Parallel Networks Licensing LLC v. International Business Machines Corporation, No. 1:2013cv02072 - Document 448 (D. Del. 2017)

Court Description: MEMORANDUM OPINION denying Defendant's Motion for Attorney's Fees and Costs 415 . Signed by Judge Kent A. Jordan on 7/31/17. (gvw)
Download PDF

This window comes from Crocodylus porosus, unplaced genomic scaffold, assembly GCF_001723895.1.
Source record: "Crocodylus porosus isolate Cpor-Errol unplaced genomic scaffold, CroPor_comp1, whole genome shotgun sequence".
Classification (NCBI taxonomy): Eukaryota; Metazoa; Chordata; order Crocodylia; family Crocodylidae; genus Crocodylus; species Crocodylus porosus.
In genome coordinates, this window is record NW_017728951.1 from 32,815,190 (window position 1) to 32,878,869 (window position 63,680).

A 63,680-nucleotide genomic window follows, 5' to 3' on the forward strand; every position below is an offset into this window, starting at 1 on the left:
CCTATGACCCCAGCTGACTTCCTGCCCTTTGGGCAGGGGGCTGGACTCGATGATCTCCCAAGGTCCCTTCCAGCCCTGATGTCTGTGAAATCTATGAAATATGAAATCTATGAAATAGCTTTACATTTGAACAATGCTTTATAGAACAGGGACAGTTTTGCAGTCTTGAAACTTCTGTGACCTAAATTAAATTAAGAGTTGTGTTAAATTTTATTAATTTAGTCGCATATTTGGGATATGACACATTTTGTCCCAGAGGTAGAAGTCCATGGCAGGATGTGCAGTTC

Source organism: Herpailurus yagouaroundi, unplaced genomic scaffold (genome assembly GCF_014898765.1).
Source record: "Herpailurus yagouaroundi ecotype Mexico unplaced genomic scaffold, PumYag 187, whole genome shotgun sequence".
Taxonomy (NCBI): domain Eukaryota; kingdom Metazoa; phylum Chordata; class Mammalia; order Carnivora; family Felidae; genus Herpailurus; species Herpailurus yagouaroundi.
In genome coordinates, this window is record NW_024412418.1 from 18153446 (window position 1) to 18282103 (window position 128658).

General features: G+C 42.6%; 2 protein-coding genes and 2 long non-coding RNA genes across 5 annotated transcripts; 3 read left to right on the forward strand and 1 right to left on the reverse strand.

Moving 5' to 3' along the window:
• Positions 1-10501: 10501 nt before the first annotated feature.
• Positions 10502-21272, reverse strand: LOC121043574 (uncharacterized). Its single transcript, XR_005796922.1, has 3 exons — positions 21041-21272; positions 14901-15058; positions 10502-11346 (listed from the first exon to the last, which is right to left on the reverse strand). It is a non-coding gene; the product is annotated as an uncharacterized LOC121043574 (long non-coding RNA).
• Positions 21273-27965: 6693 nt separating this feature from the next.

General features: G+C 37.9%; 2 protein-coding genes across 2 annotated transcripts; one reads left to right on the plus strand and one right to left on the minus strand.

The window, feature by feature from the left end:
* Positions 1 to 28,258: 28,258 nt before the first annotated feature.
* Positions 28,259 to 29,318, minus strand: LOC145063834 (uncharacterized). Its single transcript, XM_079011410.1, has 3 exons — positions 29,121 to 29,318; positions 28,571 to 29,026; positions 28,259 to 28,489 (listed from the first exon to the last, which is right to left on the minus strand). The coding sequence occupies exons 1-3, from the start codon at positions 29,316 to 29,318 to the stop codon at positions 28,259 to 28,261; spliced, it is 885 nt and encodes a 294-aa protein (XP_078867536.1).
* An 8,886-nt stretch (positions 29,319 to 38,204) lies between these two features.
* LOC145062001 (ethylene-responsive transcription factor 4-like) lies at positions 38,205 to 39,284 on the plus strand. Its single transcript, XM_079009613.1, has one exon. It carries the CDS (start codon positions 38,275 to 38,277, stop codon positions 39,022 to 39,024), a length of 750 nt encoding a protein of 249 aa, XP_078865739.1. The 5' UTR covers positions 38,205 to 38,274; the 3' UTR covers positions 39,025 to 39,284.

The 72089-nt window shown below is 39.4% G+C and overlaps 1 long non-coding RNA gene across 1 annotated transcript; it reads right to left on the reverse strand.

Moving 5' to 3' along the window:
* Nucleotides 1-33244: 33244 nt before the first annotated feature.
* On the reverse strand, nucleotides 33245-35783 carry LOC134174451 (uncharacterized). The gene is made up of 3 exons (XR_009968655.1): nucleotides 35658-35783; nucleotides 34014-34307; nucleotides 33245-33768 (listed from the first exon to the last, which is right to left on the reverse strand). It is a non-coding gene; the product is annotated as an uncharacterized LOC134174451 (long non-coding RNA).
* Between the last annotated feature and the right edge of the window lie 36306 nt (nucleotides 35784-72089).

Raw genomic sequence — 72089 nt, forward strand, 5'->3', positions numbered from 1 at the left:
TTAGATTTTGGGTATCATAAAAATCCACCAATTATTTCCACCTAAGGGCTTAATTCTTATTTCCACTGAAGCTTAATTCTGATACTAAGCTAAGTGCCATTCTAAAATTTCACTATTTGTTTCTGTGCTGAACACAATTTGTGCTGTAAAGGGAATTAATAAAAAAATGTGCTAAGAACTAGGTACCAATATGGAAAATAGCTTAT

Parallel Networks Licensing LLC v. International Business Machines Corporation Doc. 448 IN THE UNITED STATES DISTRICT COURT FOR THE DISTRICT OF DELAWARE PARALLEL NETWORKS LICENSING, LLC, Plaintiff, v. INTERNATIONAL BUSINESS MACHINES CORPORATION, Defendants. ) ) ) ) ) ) ) ) ) ) ) Civil Action No. 13-2072 (KAJ) MEMORANDUM OPINION Adam W. Poff, Esq., Pilar G. Kraman, Esq., Young Conaway Stargatt & Taylor, I 000 N. King Street, Wilmington, DE 19801, Counselfor Plaintiffs Of Counsel: Douglas A. Cawley, Esq., Christopher T. Bovenkamp, Esq., Eric S. Hansen, Esq., Avery R. Williams, Esq., Justin W. Allen, Esq., McKool Smith, PC, 300 Crescent Court- Ste. 1500, Dallas, TX 75201 Angela M. Vorpahl, Esq., McKool Smith, PC, I Bryant Park- 47th Fl., New York, NY I 0036 John B. Campbell, Esq., Leah Bhimani Buratti, Esq., Kevin P. Hess, Esq., McKool Smith, PC, 300 W. 6th Street- Ste. 1700, Austin, TX 78701 Jack B. Blumenfeld, Esq., Rodger D. Smith, II, Esq., Jeremy A. Tigan, Esq., Morris, Nichols, Arsht & Tunnell, LLP, 1201 North Market Street, P.O .. Box 1347, Wilmington, DE 19899, Counsel for Defendants Of Counsel: John M. Desmarais, Esq., Jon T. Hohenthaner, Esq., Andrew G. Heinz, Esq., JeffreyS. Seddon, II, Esq., William D. Findlay, Esq., Desmarais LLP, 230 Park Avenue, New York, NY 10169 July31,2017 Wilmington, Delaware Dockets.Justia.com y designation I. Introduction On April27, 2017, I entered final judgment of non-infringement for IBM in this patent infringement case. (Docket Item ("D.I.") 413.) I had previously entered a partial summary judgment order, ruling that Parallel Networks could not prevail on its theory of indirect infringement. (D.I. 367.) I also granted a motion in limine excluding Parallel Networks' damages theory as it pertained to direct infringement. (D.I. 406.) In the face of those rulings, the parties filed a joint stipulation seeking entry of final judgment. (D.I. 411.) Currently before me is IBM's motion for attorneys' fees and costs under 35 U.S.C. § 285. (D.I. 415.) Having reviewed the briefing on this motion, and considering the parties' conduct during the course oflitigation, I I conclude that this is not a case to be called "exceptional" and does not warrant the imposition of fees. I will therefore deny IBM's motion. II. Legal Standards Pursuant to 35 U.S.C. § 285, a court "may award reasonable attorney fees to the prevailing party" in "exceptional cases[.]" In Octane Fitness, LLC v. ICON Health & Fitness, Inc., the Supreme Court articulated the standards that courts should use to determine whether a case qualifies as "exceptional." 134 S. Ct. 1749, 1756 (2014). It For much of this case, including a period of contentious discovery, the matter was assigned to a different judge, so I was not directly involved, but I have considered the record. I 2 held that "an 'exceptional' case is simply one that stands out from others with respect to the substantive strength of a party's litigating position ... or the unreasonable manner in which the case was litigated." !d. Whether a case qualifies as "exceptional" is a question of judicial discretion. !d. When deciding whether a case is "exceptional," courts should consider the totality of the circumstances. !d. (recognizing that "there is no precise rule or formula for making these determinations" and that district courts should exercise "equitable discretion" (quotation marks and alteration omitted)). Following Octane Fitness, the Federal Circuit has instructed that "[t]he ... purpose behind§ 285 is to prevent a party from suffering a 'gross injustice"' and that "[t]he exercise of discretion in favor of awarding attorney fees should be bottomed upon a finding of unfairness or bad faith in the conduct of the losing party, or some other equitable consideration ... which makes it grossly unjust that the winner ... be left to bear the burden ofhis own counsel fees." Checkpoint Sys., Inc. v. All-Tag Security S.A., 858 F.3d 1371, 1376 (Fed. Cir. 2017) (alterations and quotations omitted). In other words, "fee awards are not to be used 'as a penalty for failure to win a patent infringement suit."' !d. (quoting Octane Fitness, 134 S. Ct. at 1753). III. Discussion Viewed in its totality, Parallel Networks' conduct over the course of this case does not qualify as exceptional. Based on the record, it appears that Parallel Networks succeeded in obtaining discovery that it demanded, worked to narrow the issues in the case, and presented at least one claim that withstood summary judgment. (D.I. 366.) Despite that, IBM presents four reasons why it believes this case is exceptional and 3 Parallel Networks should pay IBM's attorney fees. While I am not wholly unsympathetic to IBM's position, I am, in the end, unpersuaded. First, IBM contends that "Parallel Networks' claims ... were frivolous and objectively baseless." (D.I. 416 at 14 (title capitalization removed).) I disagree. While it is true that the case did not proceed to trial, Parallel Networks' claims were not entirely and objectively baseless. Indeed, Parallel Networks defeated a motion for summary judgment on direct infringement, though it would have been limited to nominal damages had it won. (See D.I. 406 (rejecting Parallel Networks' damages theory on direct infringement).) Moreover, while IBM prevailed on summary judgment with respect to Parallel Networks' claims of indirect infringement (D.I. 366 at 14), and with respect to some of Parallel Networks' claims of direct infringement (see id. at 9), I do not think that Parallel Networks' position was so weak as to make this case qualify as exceptional under§ 285. Second, IBM argues that Parallel Networks "failed to conduct an adequate pre-suit investigation" before it filed suit. (D.I. 416 at 16 (title capitalization removed).) That assertion is countered by Parallel Networks' representation that five of its attorneys "conducted a pre-suit investigation that spanned 200 hours over nearly eleven months." (D.I. 429 at 4; D.I. 430 at 1-2.) Parallel Networks says that, over the course of its investigation, it reviewed previous litigation, drafted and evaluated claim charts for several IBM products, interviewed the inventor, and spoke with former litigation counsel. 4 (D.I. 430 at 2-4i I accept those representations and believe they are sufficient to show that the pre-suit investigation was enough to avoid the imposition of fees. Third, IBM argues that "Parallel Networks pursued this case in a manner calculated to drive up IBM's costs" by "maintaining the suit after it became clear that it had no factual basis for its allegations." (D.I. 416 at 18.) But the support IBM provides for that contention is the assertion that Parallel Networks "did not withdraw its allegations" or remedy deficiencies IBM says were identified in its Answer, noninfringement contentions, and correspondence. (ld.) That argument is rebutted by the record, which shows that Parallel Networks did reduce the number of accused products and disputed claim terms, though not as quickly as IBM wanted. (See D.I. 431 Ex. 49 (Parallel Networks agreeing to drop several accused products from the case); D.I. 431 Ex. 48 (Parallel Networks agreeing to adopt IBM's construction of"dispatcher").) See Callaway Golf Co. v. Slazenger, 384 F. Supp. 2d 735, 747 (D. Del. 2005) (recognizing that "voluntary dismissal is generally deemed 'an indication of good faith."' (quoting Kastar v. K Mart Enterprises, 1976 WL 21021, at *555 (E.D.N.Y. 1976)). 2 In its reply brief, IBM cries foul and suggests that Parallel Networks' description of its pre-suit investigation "is at odds with" an interrogatory response and "is contrary to the sworn testimony of [Parallel Networks'] CEO[.]" (D.I. 435 at 3.) Parallel Networks attempted to justify its limited and incomplete interrogatory response by pointing out that it objected to the interrogatory "based on relevance, work product privilege, and attorneyclient privilege." (D.l. 429 at 5 n.l.) While Parallel Networks' conduct may not have been exemplary, I do not think it justifies ignoring Parallel Networks' current account of its pre-suit investigation, nor do I think it provides an independent justification for awarding attorneys fees to IBM. 5 Finally, IBM maintains that it is entitled to fees because "Parallel Networks ... unreasonably ... pursu[ed] discovery that had no purpose other than to drive up IBM's costs of!itigation." (D.I. 416 at 19.) To support that claim, IBM points to several discovery disputes, but Parallel Networks notes that several of those were resolved in its favor. (Compare id. at 19-20 (characterizing Parallel Networks' requests as unreasonable as they pertained to IBM's "SoftLayer," "Cloud Marketplace," and "Nationwide" products) with D.I. 431 Ex. 15 at 19-20, 38-42, 55-58 (Parallel Networks prevailing on its request to obtain discovery with respect to SoftLayer, Cloud Marketplace, and Nationwide products).) While Parallel Networks did not prevail on all of its discovery claims, IBM has not identified any reason to think that Parallel Networks' losses show that it operated in bad faith. Moreover, the fact that IBM was on the losing side of some of those discovery disputes cuts against its argument that Parallel Networks was unreasonable. See Power Mosfet Techs., L.L.C. v. Siemens AG, 378 F.3d 1396, 1415 (Fed. Cir. 2004) (explaining that misconduct from the prevailing party can preclude that party from recovering fees under§ 285); cf Gaymar Indus., Inc. v. Cincinnati Sub-Zero Prods., Inc., 790 F.3d 1369, 1373 ("[T]he conduct of the parties is a relevant factor under Octane's totality-of-the-circumstances inquiry[.]"). In sum, I do not think IBM is entitled to fees and costs in this case. While Parallel Networks did not prevail, neither its conduct nor its positions were, in my view, "exceptional" under § 285. 6 IV. Conclusion For the reasons noted, IBM's motion for attorneys' fees and expenses is denied. An appropriate order follows. 7